Wood pellets as alternate heat source saves greenhouse operation

Cory Hurley cory.hurley@tc.tc
Published on February 13, 2014
Bill and Terri Lynn Robbins of Robbins Enterprises in Deer Lake, takes questions from the audience after their presentation on wood pellett conversion- a producer experience, at the Greenhouse Conference in Corner Brook on Wednesday, Feb. 12, 2014.
Geraldine Brophy

When Bill and Terri Lynn Robbins received a three-month oil bill of about $13,500 during their first growing season after taking over their greenhouse operation in Deer Lake, they immediately thought they had made a career mistake.

About two years later, and after investing in wood pellet furnaces as alternate heat sources, nothing could be further from the truth about Robbins Enterprises - Gardens and Landscapes.

There were about 17 furnaces, a combination of oil and wood stoves, when they assumed ownership in October 2010. Only three passed a WET certification. In their first growing season in 2011, they purchased two oil furnaces.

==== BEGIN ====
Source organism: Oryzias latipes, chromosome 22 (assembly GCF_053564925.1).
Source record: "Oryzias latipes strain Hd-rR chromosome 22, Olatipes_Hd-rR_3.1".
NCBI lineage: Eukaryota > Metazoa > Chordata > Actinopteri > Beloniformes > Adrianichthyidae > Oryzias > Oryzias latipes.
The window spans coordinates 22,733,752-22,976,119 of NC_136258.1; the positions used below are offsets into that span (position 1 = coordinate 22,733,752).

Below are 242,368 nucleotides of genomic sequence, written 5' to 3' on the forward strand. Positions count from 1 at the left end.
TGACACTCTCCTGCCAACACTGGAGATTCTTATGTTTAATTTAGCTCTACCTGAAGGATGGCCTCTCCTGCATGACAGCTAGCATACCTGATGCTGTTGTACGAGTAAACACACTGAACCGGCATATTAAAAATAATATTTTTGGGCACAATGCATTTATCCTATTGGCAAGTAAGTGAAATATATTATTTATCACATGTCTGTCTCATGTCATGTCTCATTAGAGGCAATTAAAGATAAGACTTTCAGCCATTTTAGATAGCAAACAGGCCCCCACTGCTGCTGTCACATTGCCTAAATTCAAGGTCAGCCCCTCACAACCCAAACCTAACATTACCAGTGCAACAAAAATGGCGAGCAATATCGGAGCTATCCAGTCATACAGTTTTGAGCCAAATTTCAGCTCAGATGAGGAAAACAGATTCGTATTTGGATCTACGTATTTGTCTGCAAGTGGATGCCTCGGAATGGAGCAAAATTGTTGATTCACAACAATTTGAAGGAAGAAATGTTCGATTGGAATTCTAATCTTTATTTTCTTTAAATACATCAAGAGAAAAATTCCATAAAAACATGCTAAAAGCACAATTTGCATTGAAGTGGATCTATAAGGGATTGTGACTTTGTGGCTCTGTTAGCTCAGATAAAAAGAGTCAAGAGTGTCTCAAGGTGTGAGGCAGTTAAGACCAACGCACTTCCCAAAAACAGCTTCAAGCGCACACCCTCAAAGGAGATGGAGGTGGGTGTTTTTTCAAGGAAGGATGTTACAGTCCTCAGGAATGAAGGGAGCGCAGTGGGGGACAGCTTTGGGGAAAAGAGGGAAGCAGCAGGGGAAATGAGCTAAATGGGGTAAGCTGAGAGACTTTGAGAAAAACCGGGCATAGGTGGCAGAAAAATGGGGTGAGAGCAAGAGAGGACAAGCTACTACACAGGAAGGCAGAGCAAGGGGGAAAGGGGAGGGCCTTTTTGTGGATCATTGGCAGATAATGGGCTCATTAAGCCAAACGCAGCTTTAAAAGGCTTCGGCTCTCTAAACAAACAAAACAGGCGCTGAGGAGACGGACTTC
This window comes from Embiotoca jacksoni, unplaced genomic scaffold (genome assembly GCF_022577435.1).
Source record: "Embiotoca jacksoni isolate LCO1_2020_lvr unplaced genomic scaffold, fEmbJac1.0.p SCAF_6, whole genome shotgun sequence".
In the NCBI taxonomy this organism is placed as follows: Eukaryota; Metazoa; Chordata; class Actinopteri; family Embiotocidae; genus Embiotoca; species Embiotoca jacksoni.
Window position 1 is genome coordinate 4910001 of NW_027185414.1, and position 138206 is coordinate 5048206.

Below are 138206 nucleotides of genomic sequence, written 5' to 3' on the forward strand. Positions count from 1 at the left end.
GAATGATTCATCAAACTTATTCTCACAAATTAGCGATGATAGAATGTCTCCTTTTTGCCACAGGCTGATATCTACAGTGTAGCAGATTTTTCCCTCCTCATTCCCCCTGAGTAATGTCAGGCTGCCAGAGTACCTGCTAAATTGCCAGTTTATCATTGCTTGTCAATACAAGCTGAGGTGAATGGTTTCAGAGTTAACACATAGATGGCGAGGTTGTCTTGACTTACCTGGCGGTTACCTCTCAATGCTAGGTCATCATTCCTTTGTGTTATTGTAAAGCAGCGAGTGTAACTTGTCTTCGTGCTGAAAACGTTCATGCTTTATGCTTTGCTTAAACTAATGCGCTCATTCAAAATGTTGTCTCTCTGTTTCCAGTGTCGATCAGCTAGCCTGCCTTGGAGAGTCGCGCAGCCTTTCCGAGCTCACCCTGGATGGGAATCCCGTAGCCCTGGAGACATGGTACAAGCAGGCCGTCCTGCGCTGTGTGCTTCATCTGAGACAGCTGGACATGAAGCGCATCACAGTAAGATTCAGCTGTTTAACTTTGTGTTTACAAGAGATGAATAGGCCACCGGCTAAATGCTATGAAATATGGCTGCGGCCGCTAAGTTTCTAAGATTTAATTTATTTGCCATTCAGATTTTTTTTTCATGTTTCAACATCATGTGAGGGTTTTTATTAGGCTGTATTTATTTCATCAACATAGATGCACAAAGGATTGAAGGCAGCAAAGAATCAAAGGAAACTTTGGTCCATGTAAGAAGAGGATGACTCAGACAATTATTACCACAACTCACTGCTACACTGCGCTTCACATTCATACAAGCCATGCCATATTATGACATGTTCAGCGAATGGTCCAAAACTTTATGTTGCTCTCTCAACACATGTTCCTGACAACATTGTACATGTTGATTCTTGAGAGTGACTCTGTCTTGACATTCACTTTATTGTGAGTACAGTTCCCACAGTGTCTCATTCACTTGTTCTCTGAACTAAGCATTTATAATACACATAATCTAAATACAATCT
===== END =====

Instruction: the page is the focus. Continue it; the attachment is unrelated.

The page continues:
“We decided we just can’t run a business like that,” Terri Lynn said. “We had to look at some other way to produce heat.”

Bill said labour, storage and pest issues associated with wood were an unattractive solution, so the wood pellet option seemed efficient. It proved to also provide a constant pressure, leading to a better growing environment.

They streamlined the operation, and now run six greenhouses. One of the wood pellet furnaces heats the potting room and store front, and the other the main greenhouse.

“Hands down, it was a great decision,” Terri Lynn said. “The savings alone. I can guarantee you, we did not use $13,000 worth of pellets in three months. Return on investment has been huge for us.”

The biggest downfall has been the availability of pellets. Originally, there were plans to have two or three operations in the province and the Robbins are a big proponent of supporting local industry. However, the suppliers did not materialize, and getting the pellets became a challenge.

Terri Lynn said they have been forced to buy from some of the big box store retailers, but that the pellets from off the island are not as good of quality than those produced here. She said it is expected Cottles Island Lumber Company will now be providing a sufficient supply — eliminating that challenge.

“It’s definitely a viable option,” Bill said.